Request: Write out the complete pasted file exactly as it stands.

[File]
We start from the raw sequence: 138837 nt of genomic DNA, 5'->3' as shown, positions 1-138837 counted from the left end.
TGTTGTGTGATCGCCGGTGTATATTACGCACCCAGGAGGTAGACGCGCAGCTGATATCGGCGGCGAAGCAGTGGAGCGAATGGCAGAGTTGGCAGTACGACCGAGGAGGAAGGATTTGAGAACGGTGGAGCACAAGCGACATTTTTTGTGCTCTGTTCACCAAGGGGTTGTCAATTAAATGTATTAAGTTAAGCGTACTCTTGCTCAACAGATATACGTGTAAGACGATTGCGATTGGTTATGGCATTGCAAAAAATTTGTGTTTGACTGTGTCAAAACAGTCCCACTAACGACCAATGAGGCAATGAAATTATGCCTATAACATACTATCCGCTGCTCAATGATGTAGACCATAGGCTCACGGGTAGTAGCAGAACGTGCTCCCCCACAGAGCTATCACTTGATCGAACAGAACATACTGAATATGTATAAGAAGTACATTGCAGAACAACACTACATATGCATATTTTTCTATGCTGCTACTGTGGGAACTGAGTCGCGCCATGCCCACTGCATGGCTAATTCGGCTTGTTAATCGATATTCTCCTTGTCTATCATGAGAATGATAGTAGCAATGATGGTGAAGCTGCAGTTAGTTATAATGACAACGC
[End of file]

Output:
We start from the raw sequence: 138837 nt of genomic DNA, 5'->3' as shown, positions 1-138837 counted from the left end.
TGTTGTGTGATCGCCGGTGTATATTACGCACCCAGGAGGTAGACGCGCAGCTGATATCGGCGGCGAAGCAGTGGAGCGAATGGCAGAGTTGGCAGTACGACCGAGGAGGAAGGATTTGAGAACGGTGGAGCACAAGCGACATTTTTTGTGCTCTGTTCACCAAGGGGTTGTCAATTAAATGTATTAAGTTAAGCGTACTCTTGCTCAACAGATATACGTGTAAGACGATTGCGATTGGTTATGGCATTGCAAAAAATTTGTGTTTGACTGTGTCAAAACAGTCCCACTAACGACCAATGAGGCAATGAAATTATGCCTATAACATACTATCCGCTGCTCAATGATGTAGACCATAGGCTCACGGGTAGTAGCAGAACGTGCTCCCCCACAGAGCTATCACTTGATCGAACAGAACATACTGAATATGTATAAGAAGTACATTGCAGAACAACACTACATATGCATATTTTTCTATGCTGCTACTGTGGGAACTGAGTCGCGCCATGCCCACTGCATGGCTAATTCGGCTTGTTAATCGATATTCTCCTTGTCTATCATGAGAATGATAGTAGCAATGATGGTGAAGCTGCAGTTAGTTATAATGACAACGC